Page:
GANJI Reform Becomes a Reality in New Jersey

New Jersey, January 20, 2006 Substantial amendments to New Jersey’s guardianship statutes were signed into law on January 11, 2006 and are effective immediately. Attempting to improve protections for the legal rights of New Jersey’s most vulnerable citizens, the new legislation acknowledges different types of guardianship, such as temporary guardianship, limited guardianship, special guardianship and full guardianship. It requires all participants in the guardianship process to consider and respect the decision-making abilities of the incapacitated person and to encourage self-determination where possible. GANJI actively supported the new reforms.  Some of the changes include:

Determination of Capacity  Provides that either a ward or a guardian may petition the court for restoration to competency.

Choosing  a Guardian

  • Directs the court to consider surrogate decision-maker designated by the individual in a power of attorney, health care proxy or advance directive in selecting a guardian.

  • Gives priority to a “registered domestic partner” as well as a spouse in the selection of guardian. 

Authority and Scope of Guardianship

  • Permits the court to appoint a limited guardian when an incapacitated person can do some but not all tasks to care for himself or herself.

  • Permits the appointment of a temporary guardian on notice to the alleged incapacitated person and his or her court-appointed attorney pending the final hearing if there is risk of substantial harm.

  • Permits the guardian to initiate litigation, including actions alleging fraud, abuse, undue influence and exploitation, or defend litigation on behalf of the alleged incapacitated person.

  • Permits the guardian to engage in planning concerning public assistance programs consistent with current law.

  • Provides that a guardian is not legally obligated to provide for the ward from the guardian’s own funds and is not liable to a third party for acts of the ward solely by reason of the guardianship relationship.

  • States that a guardian is not liable for injury to the ward from conduct of a care provider unless the guardian failed to exercise reasonable care in choosing the provider.

  • Provides that generally a guardian is bound by the ward’s previously executed health care power of attorney or advance directive unless otherwise directed by the court.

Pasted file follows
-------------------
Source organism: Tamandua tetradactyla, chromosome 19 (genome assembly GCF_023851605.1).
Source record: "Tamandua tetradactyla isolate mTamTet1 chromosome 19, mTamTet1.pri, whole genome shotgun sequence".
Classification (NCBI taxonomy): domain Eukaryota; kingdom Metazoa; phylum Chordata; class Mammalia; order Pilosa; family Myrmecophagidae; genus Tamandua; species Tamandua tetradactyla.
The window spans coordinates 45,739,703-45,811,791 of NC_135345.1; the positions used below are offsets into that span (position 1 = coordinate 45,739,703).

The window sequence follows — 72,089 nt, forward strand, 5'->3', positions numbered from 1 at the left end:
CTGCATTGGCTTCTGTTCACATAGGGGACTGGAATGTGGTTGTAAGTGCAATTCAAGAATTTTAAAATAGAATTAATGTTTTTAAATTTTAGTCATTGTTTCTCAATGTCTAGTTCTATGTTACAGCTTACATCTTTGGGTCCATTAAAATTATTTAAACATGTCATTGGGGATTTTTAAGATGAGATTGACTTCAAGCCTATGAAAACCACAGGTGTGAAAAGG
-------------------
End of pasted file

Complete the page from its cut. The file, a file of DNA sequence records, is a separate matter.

• Allows the guardian, to the extent specifically ordered by the court for good cause shown, to initiate voluntary admission of the ward to a state or private psychiatric facility.

  • Permits the guardian to sell or dispose of the ward’s personal property, including vehicles, to meet the ward’s needs.

Duties of  the Guardian

  • Requires the guardian to give due regard to the preferences of the ward and encourage the ward’s participation in decision-making.

  • Requires the guardian to personally visit the ward every three months or in such intervals as deemed appropriate by the court and to maintain sufficient contact to know the ward’s capacities, limitations and needs.

Guardian Accountability            

  • Requires the guardian to report annually to the court on the ward’s condition and the ward’s estate, and specifies the content of the guardian’s report.

  • Requires the guardian to abide by the “Prudent Investor Act” in handling the ward’s assets.

On January 12, 2006, legislation governing professional guardians also was signed into law. The legislation, which becomes effective 180 days from that date, requires those professional guardians with five or more wards unrelated to them to register with the office of New Jersey’s Public Guardian.

Prepared by Shirley B. Whitenack, Esq.


The information contained on this website is not intended to be legal, medical or tax advice nor is it intended to create a client relationship. Specific issues and situations should be addressed to an appropriate professional.

All contents © GANJI